She does something else I haven’t seen before – some of the early chapters in Some Luck are seen through the eyes of a baby/small child, very convincingly. A page turner.

Chinese Characters by Sarah Lloyd
This is the one I finished in February but started some time ago; I like having a non-fiction book on the go I can read bits of between novels. I’m a little obsessed with China since I visited it in 2011 (see this blog post) and read a lot about it. Sarah Lloyd taught herself Chinese and travelled on her own in the country in the 1980s (which was pretty brave as tourists were rare then) in a bid to understand the way of life. As one reviewer said ‘Hers is neither the China of the revolutionary poster nor of the tourist snaps.’

The Tea Planter’s Wife by Dinah Jeffries
‘The Tea Planter's Wife is a story of guilt, betrayal and untold secrets vividly and entrancingly set in colonial era Ceylon’ says the blurb.
A mega-best-seller. Didn’t take to it myself. Right from the start unlikely scenarios occur for the sake of the plot. Gwen and Laurence get married in England but he goes back to Ceylon by himself. She’s going to wait to go out with her cousin Frances – which seems odd anyway. Then at the last minute Frances calls off her (long-planned and expensive) journey because she’s got a routine appointment with her solicitor … so Gwen has to travel on her own.

A Spool of Blue Thread by Anne Tyler
Her latest, read for book group, but would have read it anyway. Vintage fly-on-the-wall Tyler – the book group discussion sounded as if we were talking about a real family, the Whitshank family in this case and their lives spooling backwards and forwards across three generations.

So then I felt inclined to re/read some more AT:

Ben Joe Hawkes (fiction’s loveliest brother) has six sisters and he worries about them now that he’s left home for university. He can’t quite trust his mother and his paternal ‘Gram’ to look after the household so one weekend he turns up unexpectedly to see them all. A domestic setting but very far from being cosy.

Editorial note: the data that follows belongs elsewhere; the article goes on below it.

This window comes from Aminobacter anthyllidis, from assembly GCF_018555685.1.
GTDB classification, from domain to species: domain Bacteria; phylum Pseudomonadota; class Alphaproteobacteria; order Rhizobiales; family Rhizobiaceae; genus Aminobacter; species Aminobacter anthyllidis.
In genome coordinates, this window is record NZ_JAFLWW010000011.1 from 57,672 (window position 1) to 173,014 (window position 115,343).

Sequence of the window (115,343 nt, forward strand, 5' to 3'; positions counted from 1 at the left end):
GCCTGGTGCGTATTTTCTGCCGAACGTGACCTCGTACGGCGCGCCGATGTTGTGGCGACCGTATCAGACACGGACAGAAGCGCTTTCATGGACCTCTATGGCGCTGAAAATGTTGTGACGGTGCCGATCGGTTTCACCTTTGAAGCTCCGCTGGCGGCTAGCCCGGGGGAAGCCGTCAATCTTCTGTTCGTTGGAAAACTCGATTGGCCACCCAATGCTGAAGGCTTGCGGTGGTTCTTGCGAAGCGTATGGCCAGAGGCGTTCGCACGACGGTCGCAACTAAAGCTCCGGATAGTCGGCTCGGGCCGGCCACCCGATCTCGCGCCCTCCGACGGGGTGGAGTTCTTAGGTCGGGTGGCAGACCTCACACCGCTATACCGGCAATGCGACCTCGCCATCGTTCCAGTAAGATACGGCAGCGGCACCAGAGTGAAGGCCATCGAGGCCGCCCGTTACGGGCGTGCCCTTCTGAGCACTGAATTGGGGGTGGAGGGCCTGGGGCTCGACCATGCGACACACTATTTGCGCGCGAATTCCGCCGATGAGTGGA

Blackly funny – Charlotte Emory is out of love with her husband and tired of her mundane life. But her life is about to change in a dramatic way – in the bank a young robber takes her hostage and they head for Florida in a stolen car. As the Observer reviewed: ‘A skilful novel by a writer in full flight from the obvious.’

Family Matters by Gillian Villiers
‘When Hope Calvert's best friend and business partner runs away with most of their money, she has no choice but to close their shop and return to Scotland. The only work she can find is as a carer, which is challenging, but surprisingly fun, and she's pleased to find she's getting more involved in village life. She particularly wonders if this extends to Robbie Mackenzie, the handsome farmer's son, but first she must sort out some long-hidden family secrets.’ Beautiful Scottish rural setting; a good read.

The Whitehall Mandarin by Edward Wilson
‘British intelligence has a deep penetration mole in the KGB. When that mole reports that a Soviet spy ring in London is no longer sending intelligence to Moscow, MI6 are worried. Catesby is sent on a mole hunt that leads him through the seamy sex scandals of 1960s London to the jungles of Vietnam.’

I like a good spy story – the vicarious thrills of the chase. Was a little disappointed in this much-hyped one though; in places it read more like non-fiction.